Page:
In art class, we are having fun and changing it up on Fridays- exploring art from different continents and cultures!
Each class creates artwork that is reflective of a region of their grade’s assigned continent.
Kindergartners are studying the continent North America. They are creating molas from Mexico. People of Mexico often create molas inspired from their Kuna roots and inspired from nature. Our molas (meaning cloth) are made using burlap, felt and creating a few embroidery stitches around the border.
First graders are also creating art using cloth materials inspired from the Peruvians. We are creating an “arpillera” of a cosecha (meaning harvest). Arpillera art is a story cloth from Peru showing everyday life such as weddings, religious celebrations and even the farmer’s market! Student are cutting and gluing felt onto burlap to create their personal arpillera.
We are not just using fabric materials on Fridays! Second graders are reading folktales from Africa and drawing art reflective of the stories. Third graders are studying the art of Japan for their continent Asia. They are creating origami paper cranes, watercolor scenes, fish prints (Gyotaku) and calligraphy. Fourth graders studying Oceania are painting their personal aboriginal art of Australia. They are learning some of the symbolism associated with these types of “dream” paintings.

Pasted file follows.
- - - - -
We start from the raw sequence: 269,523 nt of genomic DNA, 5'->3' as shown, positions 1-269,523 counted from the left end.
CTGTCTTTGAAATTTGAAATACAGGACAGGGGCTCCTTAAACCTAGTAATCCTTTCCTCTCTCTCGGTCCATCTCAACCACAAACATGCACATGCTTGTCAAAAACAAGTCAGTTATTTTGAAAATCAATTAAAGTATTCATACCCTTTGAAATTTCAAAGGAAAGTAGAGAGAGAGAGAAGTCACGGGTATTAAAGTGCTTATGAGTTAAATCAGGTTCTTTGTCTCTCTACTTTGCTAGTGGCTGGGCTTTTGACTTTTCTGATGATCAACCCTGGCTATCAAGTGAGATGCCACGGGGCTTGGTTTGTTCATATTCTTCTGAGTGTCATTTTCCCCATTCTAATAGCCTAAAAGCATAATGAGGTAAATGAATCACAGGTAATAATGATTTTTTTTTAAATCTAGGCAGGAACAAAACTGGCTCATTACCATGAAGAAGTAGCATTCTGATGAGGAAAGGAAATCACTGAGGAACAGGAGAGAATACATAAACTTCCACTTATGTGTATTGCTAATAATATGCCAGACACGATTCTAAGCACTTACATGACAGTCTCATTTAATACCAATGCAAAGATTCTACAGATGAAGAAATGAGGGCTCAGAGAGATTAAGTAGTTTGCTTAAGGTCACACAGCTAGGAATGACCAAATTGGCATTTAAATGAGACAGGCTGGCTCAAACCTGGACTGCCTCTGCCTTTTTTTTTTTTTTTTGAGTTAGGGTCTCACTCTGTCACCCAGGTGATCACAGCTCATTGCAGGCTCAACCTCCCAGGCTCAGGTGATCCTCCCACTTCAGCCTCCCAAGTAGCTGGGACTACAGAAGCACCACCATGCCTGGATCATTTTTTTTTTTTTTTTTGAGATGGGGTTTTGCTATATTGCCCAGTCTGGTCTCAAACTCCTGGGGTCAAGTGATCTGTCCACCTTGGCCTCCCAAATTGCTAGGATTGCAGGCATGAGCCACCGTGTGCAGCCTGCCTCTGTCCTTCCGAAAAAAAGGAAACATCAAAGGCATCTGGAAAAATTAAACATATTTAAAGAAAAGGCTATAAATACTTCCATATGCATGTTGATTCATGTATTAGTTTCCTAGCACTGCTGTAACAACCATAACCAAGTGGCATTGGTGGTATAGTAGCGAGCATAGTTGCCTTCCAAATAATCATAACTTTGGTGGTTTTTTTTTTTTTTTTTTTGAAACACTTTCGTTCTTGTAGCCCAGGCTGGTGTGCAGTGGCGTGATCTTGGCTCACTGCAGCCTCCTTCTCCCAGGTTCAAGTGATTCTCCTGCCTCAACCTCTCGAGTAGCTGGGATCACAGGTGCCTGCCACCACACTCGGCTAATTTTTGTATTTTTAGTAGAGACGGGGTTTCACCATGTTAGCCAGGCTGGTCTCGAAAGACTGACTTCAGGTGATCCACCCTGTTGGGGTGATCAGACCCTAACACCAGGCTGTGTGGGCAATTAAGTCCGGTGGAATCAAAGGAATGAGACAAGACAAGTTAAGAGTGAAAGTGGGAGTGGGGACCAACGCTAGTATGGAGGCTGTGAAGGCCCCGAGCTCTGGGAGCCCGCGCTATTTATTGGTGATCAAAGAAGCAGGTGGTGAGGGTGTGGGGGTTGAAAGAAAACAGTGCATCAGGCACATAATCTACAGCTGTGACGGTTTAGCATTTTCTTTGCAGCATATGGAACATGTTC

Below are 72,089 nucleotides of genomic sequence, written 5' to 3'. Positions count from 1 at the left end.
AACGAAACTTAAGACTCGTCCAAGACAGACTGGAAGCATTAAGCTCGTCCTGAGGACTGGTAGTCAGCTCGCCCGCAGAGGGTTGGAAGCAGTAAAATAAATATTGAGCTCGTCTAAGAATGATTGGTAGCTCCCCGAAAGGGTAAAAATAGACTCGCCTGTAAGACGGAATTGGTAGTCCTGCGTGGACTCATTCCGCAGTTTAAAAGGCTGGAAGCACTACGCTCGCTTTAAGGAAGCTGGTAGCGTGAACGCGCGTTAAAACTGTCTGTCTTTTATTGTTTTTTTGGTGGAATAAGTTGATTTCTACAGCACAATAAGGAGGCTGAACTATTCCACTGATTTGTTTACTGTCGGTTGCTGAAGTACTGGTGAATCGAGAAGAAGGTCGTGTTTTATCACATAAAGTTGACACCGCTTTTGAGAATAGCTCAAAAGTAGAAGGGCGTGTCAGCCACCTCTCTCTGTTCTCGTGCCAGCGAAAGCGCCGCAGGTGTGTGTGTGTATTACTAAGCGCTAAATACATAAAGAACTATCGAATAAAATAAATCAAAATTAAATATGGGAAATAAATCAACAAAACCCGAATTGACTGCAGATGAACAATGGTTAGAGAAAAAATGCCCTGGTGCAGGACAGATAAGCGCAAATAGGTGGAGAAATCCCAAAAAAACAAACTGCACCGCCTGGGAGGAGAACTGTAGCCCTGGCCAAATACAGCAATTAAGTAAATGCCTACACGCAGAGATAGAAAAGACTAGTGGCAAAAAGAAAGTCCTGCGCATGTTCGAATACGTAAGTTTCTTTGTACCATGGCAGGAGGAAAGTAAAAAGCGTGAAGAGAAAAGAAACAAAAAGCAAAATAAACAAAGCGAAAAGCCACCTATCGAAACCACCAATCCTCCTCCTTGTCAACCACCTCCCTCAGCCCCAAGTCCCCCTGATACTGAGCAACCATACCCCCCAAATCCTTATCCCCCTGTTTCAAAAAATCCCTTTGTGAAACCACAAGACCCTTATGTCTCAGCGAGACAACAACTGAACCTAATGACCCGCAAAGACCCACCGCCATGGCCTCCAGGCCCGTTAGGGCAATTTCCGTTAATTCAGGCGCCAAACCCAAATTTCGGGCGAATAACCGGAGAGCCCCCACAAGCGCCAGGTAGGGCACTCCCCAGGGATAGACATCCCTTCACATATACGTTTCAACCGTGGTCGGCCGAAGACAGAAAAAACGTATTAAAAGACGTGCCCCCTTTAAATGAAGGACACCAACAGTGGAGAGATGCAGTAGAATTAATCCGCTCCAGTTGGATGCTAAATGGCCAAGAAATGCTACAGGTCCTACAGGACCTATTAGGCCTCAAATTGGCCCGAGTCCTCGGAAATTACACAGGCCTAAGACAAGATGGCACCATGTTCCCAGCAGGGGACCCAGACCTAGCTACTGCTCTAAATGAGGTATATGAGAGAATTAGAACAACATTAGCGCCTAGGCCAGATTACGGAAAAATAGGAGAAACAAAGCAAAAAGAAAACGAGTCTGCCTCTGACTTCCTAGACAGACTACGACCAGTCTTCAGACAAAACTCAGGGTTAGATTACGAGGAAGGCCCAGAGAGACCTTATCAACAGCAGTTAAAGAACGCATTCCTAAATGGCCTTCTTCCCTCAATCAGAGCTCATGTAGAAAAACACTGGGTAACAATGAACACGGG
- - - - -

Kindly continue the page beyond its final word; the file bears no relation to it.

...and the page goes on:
Lastly, our fifth graders are learning about European art from cave paintings discovered in caves in France to the art of Michelangelo in the Sistine Chapel in Italy. In our Michelangelo lesson, fifth graders sat underneath the art tables and tried drawing pictures like how Michelangelo painted his frescos on the ceiling of the Sistine Chapel. They found it to be harder than they imagined and they certainly didn’t endure it as long as Michelangelo did!